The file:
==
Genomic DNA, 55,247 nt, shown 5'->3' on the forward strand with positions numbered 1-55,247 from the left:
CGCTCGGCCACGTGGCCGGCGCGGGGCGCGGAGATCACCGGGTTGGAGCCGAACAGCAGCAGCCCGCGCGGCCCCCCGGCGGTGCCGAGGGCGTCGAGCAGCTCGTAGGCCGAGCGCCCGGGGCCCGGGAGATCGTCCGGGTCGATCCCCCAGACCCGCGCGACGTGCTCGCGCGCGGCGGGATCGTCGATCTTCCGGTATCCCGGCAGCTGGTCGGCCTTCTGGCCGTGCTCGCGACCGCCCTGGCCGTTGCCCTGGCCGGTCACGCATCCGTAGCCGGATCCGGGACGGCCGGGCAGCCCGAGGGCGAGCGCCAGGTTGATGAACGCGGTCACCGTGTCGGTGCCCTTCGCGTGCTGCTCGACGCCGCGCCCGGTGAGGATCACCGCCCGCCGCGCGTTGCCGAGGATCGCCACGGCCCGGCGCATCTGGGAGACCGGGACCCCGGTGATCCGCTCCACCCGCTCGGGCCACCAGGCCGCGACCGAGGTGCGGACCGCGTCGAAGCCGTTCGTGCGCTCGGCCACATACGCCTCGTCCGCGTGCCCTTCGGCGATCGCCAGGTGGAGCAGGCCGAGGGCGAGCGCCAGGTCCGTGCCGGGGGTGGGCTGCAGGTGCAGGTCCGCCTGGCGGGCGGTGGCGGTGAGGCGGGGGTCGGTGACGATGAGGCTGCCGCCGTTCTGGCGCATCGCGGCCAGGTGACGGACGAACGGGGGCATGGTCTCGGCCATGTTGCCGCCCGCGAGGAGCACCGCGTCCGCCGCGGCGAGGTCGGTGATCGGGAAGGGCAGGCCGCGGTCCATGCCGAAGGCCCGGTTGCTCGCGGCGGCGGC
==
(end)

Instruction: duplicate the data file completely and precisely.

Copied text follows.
Genomic DNA, 55,247 nt, shown 5'->3' on the forward strand with positions numbered 1-55,247 from the left:
CGCTCGGCCACGTGGCCGGCGCGGGGCGCGGAGATCACCGGGTTGGAGCCGAACAGCAGCAGCCCGCGCGGCCCCCCGGCGGTGCCGAGGGCGTCGAGCAGCTCGTAGGCCGAGCGCCCGGGGCCCGGGAGATCGTCCGGGTCGATCCCCCAGACCCGCGCGACGTGCTCGCGCGCGGCGGGATCGTCGATCTTCCGGTATCCCGGCAGCTGGTCGGCCTTCTGGCCGTGCTCGCGACCGCCCTGGCCGTTGCCCTGGCCGGTCACGCATCCGTAGCCGGATCCGGGACGGCCGGGCAGCCCGAGGGCGAGCGCCAGGTTGATGAACGCGGTCACCGTGTCGGTGCCCTTCGCGTGCTGCTCGACGCCGCGCCCGGTGAGGATCACCGCCCGCCGCGCGTTGCCGAGGATCGCCACGGCCCGGCGCATCTGGGAGACCGGGACCCCGGTGATCCGCTCCACCCGCTCGGGCCACCAGGCCGCGACCGAGGTGCGGACCGCGTCGAAGCCGTTCGTGCGCTCGGCCACATACGCCTCGTCCGCGTGCCCTTCGGCGATCGCCAGGTGGAGCAGGCCGAGGGCGAGCGCCAGGTCCGTGCCGGGGGTGGGCTGCAGGTGCAGGTCCGCCTGGCGGGCGGTGGCGGTGAGGCGGGGGTCGGTGACGATGAGGCTGCCGCCGTTCTGGCGCATCGCGGCCAGGTGACGGACGAACGGGGGCATGGTCTCGGCCATGTTGCCGCCCGCGAGGAGCACCGCGTCCGCCGCGGCGAGGTCGGTGATCGGGAAGGGCAGGCCGCGGTCCATGCCGAAGGCCCGGTTGCTCGCGGCGGCGGC